Feeds:
Posts
Comments

Posts Tagged ‘Ash Wednesday’

This evening we met at church for an Ash Wednesday service. In previous years, we have had ashing. And on one notorious occasion the Vicar managed to burn my forehead with incorrectly mixed ashes.

This year, with the need for social distancing, the Vicar, like several others, has decided to return to the older liturgy of the Church of England, and lead a service known as A Commination (The Confession of Cursed Sinners). We used a modern, shortened version, provided by Church Society. The original 1662 one is in the Book of Common Prayer.

The service is not all that popular in the Church of England. People find it quite harsh, because it reminds us of all the things that God does not like – that are under his curse. It is a painful exercise, to remind ourselves of our sinfulness and the ways in which we break God’s laws and reject his rule in our lives. But the phrase that struck me the evening, as we went through the service was towards the end of the confession:

and so make haste to help us in this world,
that we may ever live with you in the world to come,
where there will no longer be any curse

That reminder that there will ‘not longer be any curse’ is so helpful to carry out of a service of penitence and mourning for sin. The promise that we will be free of the heaviness we feel when we think of the Lord’s standards and the way we fail to keep them. To remember that

Christ redeemed us from the curse of the law by becoming a curse for us

As I was looking for pretty pictures to illustate this post, I came across a poem by Wordsworth. It seems that The Commination wasn’t popular even in his day. But he too realised that this service where we contemplate the darkness of our sin is needed, that we should deal with our guilt and seek pardon from the Lord. So my prayer this Lent is that I would have that fruit of peace and love and joy as I thank Jesus that there will no longer be any curse.

Ecclesiastical Sonnets – Part Iii. – Xxix – The Commination Service
Shun not this Rite, neglected, yea abhorred,
By some of unreflecting mind, as calling
Man to curse man, (thought monstrous and appalling.)
Go thou and hear the threatenings of the Lord;
Listening within his Temple see his sword
Unsheathed in wrath to strike the offender’s head,
Thy own, if sorrow for thy sin be dead,
Guilt unrepented, pardon unimplored.
Two aspects bears Truth needful for salvation;
Who knows not ‘that?’ yet would this delicate age
Look only on the Gospel’s brighter page:
Let light and dark duly our thoughts employ;
So shall the fearful words of Commination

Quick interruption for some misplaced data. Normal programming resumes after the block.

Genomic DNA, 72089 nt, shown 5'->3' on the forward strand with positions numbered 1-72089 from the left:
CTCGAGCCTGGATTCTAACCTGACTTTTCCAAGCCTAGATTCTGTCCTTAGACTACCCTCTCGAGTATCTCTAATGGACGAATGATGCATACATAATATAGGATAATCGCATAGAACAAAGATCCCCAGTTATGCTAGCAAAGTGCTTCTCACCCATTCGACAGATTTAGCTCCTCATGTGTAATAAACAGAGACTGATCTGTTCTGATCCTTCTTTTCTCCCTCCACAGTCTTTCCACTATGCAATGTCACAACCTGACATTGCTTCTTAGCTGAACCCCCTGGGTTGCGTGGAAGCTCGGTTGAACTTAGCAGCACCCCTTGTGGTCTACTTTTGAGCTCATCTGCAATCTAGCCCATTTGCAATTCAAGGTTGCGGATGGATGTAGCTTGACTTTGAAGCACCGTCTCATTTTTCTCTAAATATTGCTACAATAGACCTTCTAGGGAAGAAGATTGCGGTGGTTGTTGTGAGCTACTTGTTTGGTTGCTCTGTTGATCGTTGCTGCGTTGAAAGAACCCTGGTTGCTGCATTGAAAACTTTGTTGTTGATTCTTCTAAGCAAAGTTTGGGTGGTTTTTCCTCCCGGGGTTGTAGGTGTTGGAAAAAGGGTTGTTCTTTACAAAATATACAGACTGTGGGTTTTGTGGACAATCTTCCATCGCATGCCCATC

Yield timely fruit of peace and love and joy.

William Wordsworth

Read Full Post »

So I thought I’d get ahead with my plan to blog through Lent, and get some creativity practice in before Ash Wednesday. This is despite Facebook’s determination to keep me blocked, which means that if you follow my page there, you’ll not get updates when I write something new and exciting here. In the hope of getting this controversial and dangerous blog allowed on Facebook, I continue to lobby random FB executives whose Twitter accounts I can find.

There are small signs of Spring in the parish. This morning’s venture out with Song and the Vicarage Hound was warmer than it has been for quite a while. And the varigated blues of the sky matched the colours of the flats in a pleasing fashion.

It’s been a long lockdown, this third one, and I don’t think that I have been making the best of it, although I have made some good progress on another crochet blanket and several new recipes have been attempted. If I’ve not recommended Rukmini Iyer’s Roasting Tin books yet, do look them up now. I am a big fan of shoving stuff in a tin and then in the oven. I was going to share some recent faves but they are so distressingly middle class that I can’t quite face doing it. Great recipes though, and not all of them involve quinoa (and none of the ones I use – not a fan).

Lent begins the day after tomorrow and I have a book to read. My devotional life has not been the best with the recent lockdown-toothache combo that I’ve been navigating. So a shiny new book of prewritten prayers should be just the thing. It’s Tim Chester’s latest, An Ocean of Grace, and I’m looking forward to working through that alongside video devotions on our church YouTube channel. We kick off with a modern version of the Commination (with no ashing required) on Wednesday evening – in church and on Zoom together, hoping that the tech can be negotiated effectively.

I was thinking today about the strange Anglican naming of the three Sundays before Lent (now prosaically called Sundays before Lent). They are Septuagesima, Sexagesima and Quinquagesima. Quinquagesima is fifty days before Easter Day, if you fudge the counting a bit (by including some extra Sundays), and then the numbering really goes to pot because you can’t even fudge it to make Sexagesima and Septuagesima count as sixty and seventy days before Easter. Church of England maths makes as much sense as the rest of what we do as a denomination, I guess.

Read Full Post »

%d bloggers like this: